The federal government issued proposed regulations to the Sex Offender Registration and Notification Act (SORNA) last month that, if adopted, would create uncertainty in the lives of registrants throughout the country. That is due, in part, to requirements upon individuals that require state action which states may or may not be willing to take. For example, individuals in many states are currently required to register only once a year, however, the proposed regulations would require some of the same individuals to register four times a year. If a state refuses to register individuals four times a year, those individuals could be subject to federal prosecution and a federal prison sentence up to 10 years.
Below is a brief description of topics addressed by the proposed regulations which may or may not be different than an individual’s current registration requirements. The federal regulations, if adopted, would provide the minimum requirements for registrants and would allow state governments to add additional registration requirements.
ACSOL is leading a group of legal professionals from several states that will provide a substantive reply, including legal challenges, to many of the proposed SORNA regulations. The group is meeting on a weekly basis and plans to file a joint reply to the federal government no later than the deadline of October 13, 2020.
Federal law, that is SORNA, will apply to all individuals convicted of a sex offense regardless of when the offense occurred and whether the state where the offense occurred has implemented SORNA. There are currently only 17 of 50 states that have implemented SORNA.
A registrant must register in every jurisdiction where he/she resides, is employed, and/or registers as a student. Registrants must also initially register in the jurisdiction where he/she was convicted.
Individuals assigned to Tier 1 must register for 15 years, however, that period of time can be reduced to 10 years if he/she has a clean record. Individuals assigned to Tier 2 must register for 25 years. Individuals assigned to Tier 3 must register for life unless an exception applies and then registration is limited to 25 years. Individuals must begin to register upon release from custody or upon sentencing. Individuals will be assigned to tiers by the federal government, not by state governments, despite the fact that all registries are operate by state governments, not the federal government.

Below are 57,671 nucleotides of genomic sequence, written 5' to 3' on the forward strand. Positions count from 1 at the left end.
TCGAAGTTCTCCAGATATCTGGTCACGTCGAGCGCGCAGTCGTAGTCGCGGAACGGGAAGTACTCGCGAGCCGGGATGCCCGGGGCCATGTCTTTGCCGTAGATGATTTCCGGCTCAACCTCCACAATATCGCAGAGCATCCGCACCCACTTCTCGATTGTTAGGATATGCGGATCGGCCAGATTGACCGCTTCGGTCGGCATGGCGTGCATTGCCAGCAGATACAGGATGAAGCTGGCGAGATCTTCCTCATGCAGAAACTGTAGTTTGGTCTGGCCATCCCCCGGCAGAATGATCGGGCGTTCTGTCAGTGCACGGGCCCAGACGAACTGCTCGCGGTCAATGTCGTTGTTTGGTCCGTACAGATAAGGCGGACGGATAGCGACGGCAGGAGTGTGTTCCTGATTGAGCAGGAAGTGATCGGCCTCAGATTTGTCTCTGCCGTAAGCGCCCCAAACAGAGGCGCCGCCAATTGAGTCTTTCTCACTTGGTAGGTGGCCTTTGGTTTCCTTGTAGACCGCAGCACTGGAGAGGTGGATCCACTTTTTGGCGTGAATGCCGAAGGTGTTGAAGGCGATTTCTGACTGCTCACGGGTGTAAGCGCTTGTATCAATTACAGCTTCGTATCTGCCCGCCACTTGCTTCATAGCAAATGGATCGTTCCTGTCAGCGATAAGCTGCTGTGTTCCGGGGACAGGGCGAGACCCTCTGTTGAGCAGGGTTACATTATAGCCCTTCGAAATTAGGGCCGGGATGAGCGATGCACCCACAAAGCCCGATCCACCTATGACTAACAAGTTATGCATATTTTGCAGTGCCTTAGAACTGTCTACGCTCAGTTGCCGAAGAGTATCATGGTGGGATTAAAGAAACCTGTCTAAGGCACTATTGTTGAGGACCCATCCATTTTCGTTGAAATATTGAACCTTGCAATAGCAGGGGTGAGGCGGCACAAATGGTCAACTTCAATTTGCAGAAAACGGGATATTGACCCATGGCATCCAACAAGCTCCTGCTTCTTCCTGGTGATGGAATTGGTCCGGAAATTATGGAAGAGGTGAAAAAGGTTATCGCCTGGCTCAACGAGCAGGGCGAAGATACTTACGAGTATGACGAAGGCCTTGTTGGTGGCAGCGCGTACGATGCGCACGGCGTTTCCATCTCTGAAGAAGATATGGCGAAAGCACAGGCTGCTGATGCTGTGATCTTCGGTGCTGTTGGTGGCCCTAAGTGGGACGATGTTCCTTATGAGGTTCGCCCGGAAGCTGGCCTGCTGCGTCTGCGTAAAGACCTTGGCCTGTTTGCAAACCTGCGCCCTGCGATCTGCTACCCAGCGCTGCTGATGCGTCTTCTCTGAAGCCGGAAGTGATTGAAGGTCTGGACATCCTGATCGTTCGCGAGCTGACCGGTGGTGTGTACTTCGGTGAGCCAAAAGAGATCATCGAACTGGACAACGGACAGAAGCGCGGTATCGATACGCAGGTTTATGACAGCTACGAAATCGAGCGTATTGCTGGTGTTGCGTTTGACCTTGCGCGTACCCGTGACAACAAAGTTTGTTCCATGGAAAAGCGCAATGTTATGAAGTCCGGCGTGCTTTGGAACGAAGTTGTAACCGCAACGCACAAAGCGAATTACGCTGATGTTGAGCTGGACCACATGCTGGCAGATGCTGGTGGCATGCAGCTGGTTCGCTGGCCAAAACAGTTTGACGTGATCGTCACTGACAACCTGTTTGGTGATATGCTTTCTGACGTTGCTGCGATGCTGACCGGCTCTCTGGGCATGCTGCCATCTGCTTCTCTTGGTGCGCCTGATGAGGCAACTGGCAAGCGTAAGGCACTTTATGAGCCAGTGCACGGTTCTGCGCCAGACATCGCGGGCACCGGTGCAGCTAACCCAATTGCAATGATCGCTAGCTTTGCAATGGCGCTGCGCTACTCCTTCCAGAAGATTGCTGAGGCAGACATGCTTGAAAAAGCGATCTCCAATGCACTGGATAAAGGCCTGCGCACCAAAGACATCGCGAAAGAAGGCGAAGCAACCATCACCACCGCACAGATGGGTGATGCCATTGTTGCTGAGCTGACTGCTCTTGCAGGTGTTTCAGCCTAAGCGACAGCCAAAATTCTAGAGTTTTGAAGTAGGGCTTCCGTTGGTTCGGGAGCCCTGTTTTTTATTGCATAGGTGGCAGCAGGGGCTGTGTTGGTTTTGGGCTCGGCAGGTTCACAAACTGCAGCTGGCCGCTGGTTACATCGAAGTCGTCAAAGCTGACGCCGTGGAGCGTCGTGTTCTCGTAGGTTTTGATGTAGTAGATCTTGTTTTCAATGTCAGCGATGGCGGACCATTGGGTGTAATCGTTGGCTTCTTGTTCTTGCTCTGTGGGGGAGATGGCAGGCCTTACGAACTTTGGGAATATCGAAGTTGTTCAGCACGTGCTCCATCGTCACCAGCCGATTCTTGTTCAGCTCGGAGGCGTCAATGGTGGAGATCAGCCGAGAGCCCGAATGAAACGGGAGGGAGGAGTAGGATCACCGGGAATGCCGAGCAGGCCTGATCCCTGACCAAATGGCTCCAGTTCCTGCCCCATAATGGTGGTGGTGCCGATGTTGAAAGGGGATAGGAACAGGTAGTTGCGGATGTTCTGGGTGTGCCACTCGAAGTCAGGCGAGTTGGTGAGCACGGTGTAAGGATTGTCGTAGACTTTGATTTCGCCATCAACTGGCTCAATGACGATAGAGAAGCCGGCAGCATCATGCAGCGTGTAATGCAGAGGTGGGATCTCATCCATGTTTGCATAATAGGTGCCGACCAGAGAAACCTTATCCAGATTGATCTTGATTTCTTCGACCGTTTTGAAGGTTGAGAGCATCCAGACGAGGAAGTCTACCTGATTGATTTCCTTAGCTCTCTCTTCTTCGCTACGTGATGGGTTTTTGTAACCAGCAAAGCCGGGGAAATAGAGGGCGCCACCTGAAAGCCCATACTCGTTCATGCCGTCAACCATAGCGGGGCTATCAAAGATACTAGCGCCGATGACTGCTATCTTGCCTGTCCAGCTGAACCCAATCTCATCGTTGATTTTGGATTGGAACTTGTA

Registrants must reveal their name, date of birth, social security number and all aliases when they register. In addition, registrants must disclosed “remote communication identifiers” used on the internet or in telephonic communications or postings, including email addresses and telephone numbers. Registrants must identify their residence address, name and address of employer, name and address of place where registrant will be a students, specific information regarding international travel as well as vehicle information for cars, watercraft and aircraft owned or operated by the registrant. Further, registrants must notify local law enforcement if they stay away from their residence for 7 days or longer even if staying in the same town and/or state as well as disclose information regarding any passports or immigration documents issued by other countries.
Registrants must register before release from custody or within 3 business days after sentencing. When registering, registrants must allow the registering agency to take their photograph, to verify information in the registry, to correct information that has changed, and to report any new information. Registrants assigned to Tier 1 must register once a year. Registrants assigned to Tier 2 must register twice a year. Registrants assigned to Tier 3 must register four times a year. If a registrant changes his/her name, residence, employment or school, he/she must register in the new jurisdiction within 3 business days. In addition, registrants must notify their current registration office if they intend to establish residence, employment or school prior to their departure. Registrants must report their intention to travel or to move overseas at least 21 days prior to departure.
If a registrant knowingly fails to register or update his/her information in accordance with the provisions above, he/she may be liable under federal law for failure to register. The penalty for failure to register is up to 10 years in federal prison. If charged with failure to register, a registrant may assert one or more of the following affirmative defenses: uncontrollable circumstances prevented compliance with SORNA, the registrant did not contribute to the creation of those circumstances and the registrant complied with SORNA as soon as circumstances preventing compliance ceased to exist. In addition, SORNA compliance shall be a condition of federal probation, supervised release, or parole and failure to comply with SORNA shall be basis for revocation of release from custody.